bioassay n.
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Bioassay

Bioassay

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  1. BIOassay Prepared By Ms. Prexita Patel Dept. of Pharmacology Anand Pharmacy College, Anand

  2. Principle and Applications of Bioassay Definition:-  Estimation of the potency of an active principle in a unit quantity of preparation or detection and measurement of the concentration of the substance in a preparation using biological methods (i.e. observation of pharmacological effects on living tissues, microorganisms or immune cells or animal) is known as Biological assay or Bioassay.  Microbioassay, radioimmunoassay are also regarded as `bioassay'. Other synonyms are biometrics or biological standardization. Biological standardization cannot be considered as synonym of bioassay because in bioassay one simply estimates the potency in a preparation. However, in biological standardization, one has to increase or decrease the potency (concentration) of the sample/batch to bring to the standard level.  Recently `biotechnology' has also been considered for bioassay. Bioassay of the products like erythropoietin, hepatitis- B vaccine etc. is being done through biotechnology.

  3. Importance of Bioassay :- • Bioassays, as compared to other methods of assays (e.g. chemical or physical assay) are less accurate, less elaborate, more laborious, more troublesome and more expensive. Bioassay when carried out in whole animal, the effect of drug may be influenced by various factors like metabolism, nervous control; blood supply etc. cruelty of Animal Act is problem in bioassay. •  Bioassay consider under following conditions:- • 1. Active principle of drug is unknown or cannot be isolated, e.g. insulin, streptokinase, urokinase etc. • 2. Chemical method is either not available or if available, it is too complex and insensitive or requires higher dose e.g. acetylcholine, glucagen. • 3. Chemical composition is not known, e.g. vaccines, antitoxins, toxins, and herbal preparation. • 4. Chemical composition of drug differs but have the same pharmacological action and vice-versa, e.g. cardiac glycosides, catecholamines etc. •  The purpose of bioassay is to ascertain the potency of a drug and hence it serves as the quantitative part of any screening procedure (Research). Other purpose of bioassay is to standardize the preparation so that each contains the uniform specified pharmacological activity. In this way, it serves as a pointer in the Commercial Production of drugs when chemical assays are not available or do not suffice.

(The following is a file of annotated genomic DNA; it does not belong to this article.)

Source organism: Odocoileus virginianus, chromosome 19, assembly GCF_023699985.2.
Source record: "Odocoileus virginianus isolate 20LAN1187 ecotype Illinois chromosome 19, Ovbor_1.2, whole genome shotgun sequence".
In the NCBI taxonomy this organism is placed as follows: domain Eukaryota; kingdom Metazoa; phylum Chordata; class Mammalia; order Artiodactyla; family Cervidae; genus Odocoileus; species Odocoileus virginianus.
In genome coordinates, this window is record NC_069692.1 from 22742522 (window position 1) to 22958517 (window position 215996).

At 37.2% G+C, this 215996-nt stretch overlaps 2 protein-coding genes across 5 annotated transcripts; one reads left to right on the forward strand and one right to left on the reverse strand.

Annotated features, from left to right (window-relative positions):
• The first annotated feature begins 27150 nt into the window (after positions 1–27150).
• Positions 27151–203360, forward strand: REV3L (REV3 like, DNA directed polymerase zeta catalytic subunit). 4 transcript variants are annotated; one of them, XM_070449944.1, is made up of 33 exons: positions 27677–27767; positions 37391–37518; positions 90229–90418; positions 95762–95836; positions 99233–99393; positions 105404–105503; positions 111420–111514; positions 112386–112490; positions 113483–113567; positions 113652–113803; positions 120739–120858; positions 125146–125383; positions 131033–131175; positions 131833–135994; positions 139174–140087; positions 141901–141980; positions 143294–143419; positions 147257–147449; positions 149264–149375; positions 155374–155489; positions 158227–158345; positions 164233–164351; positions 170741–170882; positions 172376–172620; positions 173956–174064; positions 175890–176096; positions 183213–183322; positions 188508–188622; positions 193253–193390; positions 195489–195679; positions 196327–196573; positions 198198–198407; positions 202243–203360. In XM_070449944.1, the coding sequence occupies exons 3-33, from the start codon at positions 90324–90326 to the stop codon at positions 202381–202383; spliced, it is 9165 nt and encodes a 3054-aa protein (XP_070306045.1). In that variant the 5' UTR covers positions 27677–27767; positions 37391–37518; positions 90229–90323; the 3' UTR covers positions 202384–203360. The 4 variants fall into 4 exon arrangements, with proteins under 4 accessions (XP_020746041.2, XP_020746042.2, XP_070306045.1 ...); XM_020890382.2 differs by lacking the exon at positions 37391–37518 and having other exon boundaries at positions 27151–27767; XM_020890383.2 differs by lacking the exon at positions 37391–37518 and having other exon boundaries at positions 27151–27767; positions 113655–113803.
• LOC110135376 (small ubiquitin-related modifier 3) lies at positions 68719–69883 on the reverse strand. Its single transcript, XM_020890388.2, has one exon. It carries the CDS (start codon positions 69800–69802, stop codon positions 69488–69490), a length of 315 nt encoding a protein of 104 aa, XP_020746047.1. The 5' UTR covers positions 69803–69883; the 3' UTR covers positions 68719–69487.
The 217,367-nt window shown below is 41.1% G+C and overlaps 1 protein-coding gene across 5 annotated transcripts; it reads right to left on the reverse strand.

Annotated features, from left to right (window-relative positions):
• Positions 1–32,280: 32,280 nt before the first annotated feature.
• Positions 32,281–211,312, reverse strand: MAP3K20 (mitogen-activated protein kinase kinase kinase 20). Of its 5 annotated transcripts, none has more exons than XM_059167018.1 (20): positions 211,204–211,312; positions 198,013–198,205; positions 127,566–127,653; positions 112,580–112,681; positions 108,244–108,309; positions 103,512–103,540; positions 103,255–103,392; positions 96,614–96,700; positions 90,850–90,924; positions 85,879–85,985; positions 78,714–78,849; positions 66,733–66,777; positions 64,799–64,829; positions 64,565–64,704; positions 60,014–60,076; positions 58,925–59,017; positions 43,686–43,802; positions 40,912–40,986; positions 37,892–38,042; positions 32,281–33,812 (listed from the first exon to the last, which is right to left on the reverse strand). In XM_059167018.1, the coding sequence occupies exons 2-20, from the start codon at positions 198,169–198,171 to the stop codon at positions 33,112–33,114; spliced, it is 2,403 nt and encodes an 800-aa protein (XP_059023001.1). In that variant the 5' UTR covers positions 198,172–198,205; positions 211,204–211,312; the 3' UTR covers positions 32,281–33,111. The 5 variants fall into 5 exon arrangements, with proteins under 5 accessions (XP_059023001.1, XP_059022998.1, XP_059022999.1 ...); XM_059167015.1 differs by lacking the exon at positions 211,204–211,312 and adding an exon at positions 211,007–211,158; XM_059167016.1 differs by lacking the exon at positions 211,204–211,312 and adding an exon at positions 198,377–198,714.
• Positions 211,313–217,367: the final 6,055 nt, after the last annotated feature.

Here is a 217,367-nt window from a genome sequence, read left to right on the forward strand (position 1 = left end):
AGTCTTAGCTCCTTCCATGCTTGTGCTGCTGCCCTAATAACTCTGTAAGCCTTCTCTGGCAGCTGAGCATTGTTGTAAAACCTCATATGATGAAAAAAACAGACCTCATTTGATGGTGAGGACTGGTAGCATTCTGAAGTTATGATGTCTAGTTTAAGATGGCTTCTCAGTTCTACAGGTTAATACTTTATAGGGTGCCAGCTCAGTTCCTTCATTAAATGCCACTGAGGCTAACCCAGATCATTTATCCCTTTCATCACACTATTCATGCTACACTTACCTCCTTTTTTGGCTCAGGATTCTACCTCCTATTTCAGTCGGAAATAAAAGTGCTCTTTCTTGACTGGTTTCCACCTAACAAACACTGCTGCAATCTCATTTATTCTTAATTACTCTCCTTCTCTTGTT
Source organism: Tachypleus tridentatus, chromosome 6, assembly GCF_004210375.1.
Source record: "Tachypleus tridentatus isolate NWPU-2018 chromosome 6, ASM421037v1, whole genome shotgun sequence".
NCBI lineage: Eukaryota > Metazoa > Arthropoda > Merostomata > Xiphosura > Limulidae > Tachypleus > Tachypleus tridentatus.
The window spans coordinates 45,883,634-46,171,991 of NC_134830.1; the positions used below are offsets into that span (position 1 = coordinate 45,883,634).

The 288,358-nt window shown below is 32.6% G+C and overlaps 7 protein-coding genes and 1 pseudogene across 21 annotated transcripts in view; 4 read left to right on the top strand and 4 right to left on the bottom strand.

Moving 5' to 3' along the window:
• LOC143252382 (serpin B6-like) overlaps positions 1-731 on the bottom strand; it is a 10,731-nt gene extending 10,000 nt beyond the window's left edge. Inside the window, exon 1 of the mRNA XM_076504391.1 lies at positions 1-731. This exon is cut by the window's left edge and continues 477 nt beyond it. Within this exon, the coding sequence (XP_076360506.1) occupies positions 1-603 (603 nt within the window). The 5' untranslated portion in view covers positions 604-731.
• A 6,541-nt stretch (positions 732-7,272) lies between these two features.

4. Principle of Bioassay:-  The basic principle of bioassay is to compare the test substance with the International Standard preparation of the same and to find out how much test substance is required to produce the same biological effect, as produced by the standard.  The standards are internationally accepted samples of drugs maintained and recommended by the Expert Committee of the Biological Standardization of W.H.O. They represent the fixed units of activity (definite weight of preparation) for drugs. In India, standard drugs are maintained in Government institutions like Central Drug Research Institute, Lucknow, Central Drug Laboratory, Calcutta, etc.  The problem of biological variation must be minimized as far as possible. For that, one should keep uniform experimental conditions and assure the reproducibility of the responses. Statistical analysis P value) is commonly employed to biological variations.

  5. Bioassay in Pharmacopoeia:-  Pharmacopoeia gives guidelines for various assays including bioassays. The purpose of mentioning the bioassay method is to ensure the purity of material and determine total activity of a drug in container. For last two to three decades there has been a change in recognizing bioassay in pharmacopoeia. This change has been in parallel with rapid developments and advancements in analytical techniques. 2. Types of Bioassay:-  There are two types of Bioassay: (I) – Methods of bioassay for Agonist. (II) – Methods of bioassay for Antagonist.